Probably the true reason why subminiature tubes were not widely used in digital mainframes is that, in the second half of the fifties, vacuum tubes were rapidly superseded by transistors. Transistors helped to decrease production costs, while increasing computer power, registers or I/O processors. Subminiature tubes could even offer more or less similar sizes, but never could compete with the intrinsic reliability of solid-state devices. In one of its ads Raytheon claimed a life of 56.000 hours for its high-rel tubes: but even accepting this figure, the MTBF of a computer that hypothetically used 2.300 tubes was some 24 hours, more or less one day, not including failures of other parts. For this reason tubes quickly disappeared from the scene. When still student, I started working on a transistor computer, already out of production. The Bendix / Control Data G-20, that I serviced in the late sixties at the Polytechnic of Naples, used some 5.200 germanium transistors and over than 30.000 diodes only in the CPU. Logic circuits were all based upon two-input gate modules and input expanders. At least two modules were required for each flip-flop. Here is the photo of the gate I used as sample when I was asked by the late Prof. Bruno Fadini to built some hundreds spare boards, needed to maintain the computer. I also placed a T 2x3 subminiature tube close to the board in the second view, to prove that potentially the overall volume could be more or less the same, using these tubes. But even the Philco MADT (Micro Alloy Diffused Base) transistors, used on the original board, had been already discontinued since the mid sixties, replaced by high-speed epitaxial silicon components.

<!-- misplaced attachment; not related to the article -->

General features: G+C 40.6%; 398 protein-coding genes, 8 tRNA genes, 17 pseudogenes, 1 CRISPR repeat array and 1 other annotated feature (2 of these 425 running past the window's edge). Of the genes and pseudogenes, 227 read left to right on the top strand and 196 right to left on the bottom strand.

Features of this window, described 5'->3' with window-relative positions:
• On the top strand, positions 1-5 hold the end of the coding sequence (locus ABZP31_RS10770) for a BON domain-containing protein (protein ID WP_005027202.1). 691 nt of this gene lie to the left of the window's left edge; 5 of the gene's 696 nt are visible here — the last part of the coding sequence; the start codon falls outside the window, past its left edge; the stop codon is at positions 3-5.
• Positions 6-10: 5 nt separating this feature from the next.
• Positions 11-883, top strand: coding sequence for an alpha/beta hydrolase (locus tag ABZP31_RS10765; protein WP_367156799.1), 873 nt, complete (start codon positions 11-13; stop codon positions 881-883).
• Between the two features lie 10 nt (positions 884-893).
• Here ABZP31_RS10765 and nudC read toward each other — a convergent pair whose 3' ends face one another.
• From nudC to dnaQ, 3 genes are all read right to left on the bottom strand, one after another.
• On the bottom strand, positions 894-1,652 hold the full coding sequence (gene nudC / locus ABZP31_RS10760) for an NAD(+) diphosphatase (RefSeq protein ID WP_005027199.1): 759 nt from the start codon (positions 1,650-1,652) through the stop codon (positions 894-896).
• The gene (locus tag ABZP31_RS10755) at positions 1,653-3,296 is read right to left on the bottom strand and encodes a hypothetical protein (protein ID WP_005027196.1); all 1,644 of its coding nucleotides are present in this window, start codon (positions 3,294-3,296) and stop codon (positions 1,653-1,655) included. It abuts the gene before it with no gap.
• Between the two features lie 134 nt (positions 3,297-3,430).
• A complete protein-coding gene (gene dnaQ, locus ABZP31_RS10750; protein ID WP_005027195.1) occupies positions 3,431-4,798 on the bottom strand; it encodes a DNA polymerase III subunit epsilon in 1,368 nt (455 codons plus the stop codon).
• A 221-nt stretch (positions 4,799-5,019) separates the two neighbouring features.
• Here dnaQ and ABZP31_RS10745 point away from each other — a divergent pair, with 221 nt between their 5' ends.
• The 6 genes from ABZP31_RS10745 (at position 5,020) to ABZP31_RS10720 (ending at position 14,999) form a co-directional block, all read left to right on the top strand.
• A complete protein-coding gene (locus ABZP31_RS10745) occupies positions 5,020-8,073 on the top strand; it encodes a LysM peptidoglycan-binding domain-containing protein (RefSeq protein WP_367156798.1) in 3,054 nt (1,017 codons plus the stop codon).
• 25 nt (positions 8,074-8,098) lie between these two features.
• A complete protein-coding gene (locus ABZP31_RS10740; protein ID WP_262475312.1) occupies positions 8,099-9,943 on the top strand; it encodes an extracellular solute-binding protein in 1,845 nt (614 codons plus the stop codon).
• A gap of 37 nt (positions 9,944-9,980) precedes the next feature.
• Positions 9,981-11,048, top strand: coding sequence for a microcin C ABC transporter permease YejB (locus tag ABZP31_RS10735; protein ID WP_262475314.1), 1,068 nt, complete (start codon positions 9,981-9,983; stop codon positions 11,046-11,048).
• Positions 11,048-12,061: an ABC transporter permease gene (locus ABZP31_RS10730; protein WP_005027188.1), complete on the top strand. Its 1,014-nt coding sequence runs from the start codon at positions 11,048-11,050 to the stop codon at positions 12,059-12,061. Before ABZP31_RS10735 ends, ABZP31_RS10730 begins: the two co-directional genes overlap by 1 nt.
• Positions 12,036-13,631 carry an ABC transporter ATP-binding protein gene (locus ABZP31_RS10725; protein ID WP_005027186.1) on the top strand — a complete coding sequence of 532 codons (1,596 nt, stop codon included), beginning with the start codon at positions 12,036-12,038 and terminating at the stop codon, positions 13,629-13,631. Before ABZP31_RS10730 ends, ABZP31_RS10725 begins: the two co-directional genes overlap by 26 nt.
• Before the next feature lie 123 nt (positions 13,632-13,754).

It would be nice to found traces of other computers, analog or digital, using subminiature tubes, with special relevance for filamentary types.